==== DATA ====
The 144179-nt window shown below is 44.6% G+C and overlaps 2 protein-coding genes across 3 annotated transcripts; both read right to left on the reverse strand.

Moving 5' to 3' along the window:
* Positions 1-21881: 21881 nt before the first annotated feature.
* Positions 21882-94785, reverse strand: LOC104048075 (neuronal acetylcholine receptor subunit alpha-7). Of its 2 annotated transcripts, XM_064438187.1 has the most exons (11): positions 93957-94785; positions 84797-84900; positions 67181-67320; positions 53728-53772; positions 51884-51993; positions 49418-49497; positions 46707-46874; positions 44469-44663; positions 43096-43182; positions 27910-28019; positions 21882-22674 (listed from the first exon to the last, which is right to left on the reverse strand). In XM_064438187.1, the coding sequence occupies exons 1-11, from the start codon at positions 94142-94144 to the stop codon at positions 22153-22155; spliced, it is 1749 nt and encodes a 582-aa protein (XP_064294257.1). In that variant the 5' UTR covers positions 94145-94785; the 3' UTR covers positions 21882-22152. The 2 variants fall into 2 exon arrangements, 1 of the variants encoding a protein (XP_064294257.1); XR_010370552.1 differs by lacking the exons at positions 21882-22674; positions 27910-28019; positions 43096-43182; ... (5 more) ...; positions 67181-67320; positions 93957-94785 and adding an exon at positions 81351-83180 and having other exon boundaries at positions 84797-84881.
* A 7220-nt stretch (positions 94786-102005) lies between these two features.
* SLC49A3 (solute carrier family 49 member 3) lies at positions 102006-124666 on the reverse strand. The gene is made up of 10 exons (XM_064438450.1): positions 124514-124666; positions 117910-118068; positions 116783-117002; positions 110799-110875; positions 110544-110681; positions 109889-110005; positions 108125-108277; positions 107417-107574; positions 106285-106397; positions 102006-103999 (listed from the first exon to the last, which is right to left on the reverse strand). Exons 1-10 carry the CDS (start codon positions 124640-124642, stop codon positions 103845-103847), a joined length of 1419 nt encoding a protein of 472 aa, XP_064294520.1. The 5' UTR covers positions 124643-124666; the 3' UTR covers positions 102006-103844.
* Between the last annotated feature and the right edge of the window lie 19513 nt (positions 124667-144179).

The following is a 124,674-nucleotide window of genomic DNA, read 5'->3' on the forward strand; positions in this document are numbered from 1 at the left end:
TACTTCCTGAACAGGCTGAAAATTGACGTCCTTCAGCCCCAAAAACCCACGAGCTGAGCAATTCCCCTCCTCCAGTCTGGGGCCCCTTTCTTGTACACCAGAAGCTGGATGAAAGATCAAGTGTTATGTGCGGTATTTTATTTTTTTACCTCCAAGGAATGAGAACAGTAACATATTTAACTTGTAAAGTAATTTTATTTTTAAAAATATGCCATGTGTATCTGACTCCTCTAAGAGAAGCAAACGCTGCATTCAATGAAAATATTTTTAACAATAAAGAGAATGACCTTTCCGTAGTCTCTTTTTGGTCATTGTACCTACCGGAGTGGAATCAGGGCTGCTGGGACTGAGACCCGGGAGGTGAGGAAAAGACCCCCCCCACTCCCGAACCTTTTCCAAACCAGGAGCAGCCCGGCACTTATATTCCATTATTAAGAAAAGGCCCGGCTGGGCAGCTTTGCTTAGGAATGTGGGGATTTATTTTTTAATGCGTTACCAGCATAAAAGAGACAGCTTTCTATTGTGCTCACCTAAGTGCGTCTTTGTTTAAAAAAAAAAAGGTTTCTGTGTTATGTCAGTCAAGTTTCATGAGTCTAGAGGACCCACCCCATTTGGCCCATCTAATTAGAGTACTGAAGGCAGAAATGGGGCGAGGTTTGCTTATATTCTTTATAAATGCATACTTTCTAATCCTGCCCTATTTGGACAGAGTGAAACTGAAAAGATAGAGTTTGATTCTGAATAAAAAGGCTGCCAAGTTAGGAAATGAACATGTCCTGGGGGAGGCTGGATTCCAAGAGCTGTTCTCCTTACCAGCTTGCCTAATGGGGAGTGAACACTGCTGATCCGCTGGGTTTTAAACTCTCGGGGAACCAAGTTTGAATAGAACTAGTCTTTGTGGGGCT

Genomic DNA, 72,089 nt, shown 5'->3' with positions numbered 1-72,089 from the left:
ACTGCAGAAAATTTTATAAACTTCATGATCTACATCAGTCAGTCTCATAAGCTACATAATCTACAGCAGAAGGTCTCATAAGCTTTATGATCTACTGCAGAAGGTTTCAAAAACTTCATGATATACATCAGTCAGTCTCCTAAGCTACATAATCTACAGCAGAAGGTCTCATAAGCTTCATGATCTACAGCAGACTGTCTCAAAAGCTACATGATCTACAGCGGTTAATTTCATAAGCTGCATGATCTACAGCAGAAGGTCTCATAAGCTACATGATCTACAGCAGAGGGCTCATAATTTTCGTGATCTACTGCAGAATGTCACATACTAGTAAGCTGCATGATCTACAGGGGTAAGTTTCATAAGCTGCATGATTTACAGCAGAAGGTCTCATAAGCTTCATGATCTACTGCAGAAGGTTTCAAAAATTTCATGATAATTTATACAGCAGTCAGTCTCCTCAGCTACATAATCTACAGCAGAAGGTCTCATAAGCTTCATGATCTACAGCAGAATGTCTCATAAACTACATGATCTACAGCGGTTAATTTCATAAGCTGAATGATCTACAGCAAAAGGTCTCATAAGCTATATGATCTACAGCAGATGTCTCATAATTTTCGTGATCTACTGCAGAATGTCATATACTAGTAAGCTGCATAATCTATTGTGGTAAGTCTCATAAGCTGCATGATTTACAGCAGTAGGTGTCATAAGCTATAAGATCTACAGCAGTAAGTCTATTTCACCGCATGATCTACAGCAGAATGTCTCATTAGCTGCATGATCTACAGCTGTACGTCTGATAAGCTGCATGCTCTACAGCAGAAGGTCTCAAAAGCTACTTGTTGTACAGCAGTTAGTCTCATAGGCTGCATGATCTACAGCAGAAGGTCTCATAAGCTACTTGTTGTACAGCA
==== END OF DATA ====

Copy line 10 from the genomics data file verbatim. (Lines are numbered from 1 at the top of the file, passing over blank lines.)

Genomic DNA, 72,089 nt, shown 5'->3' with positions numbered 1-72,089 from the left: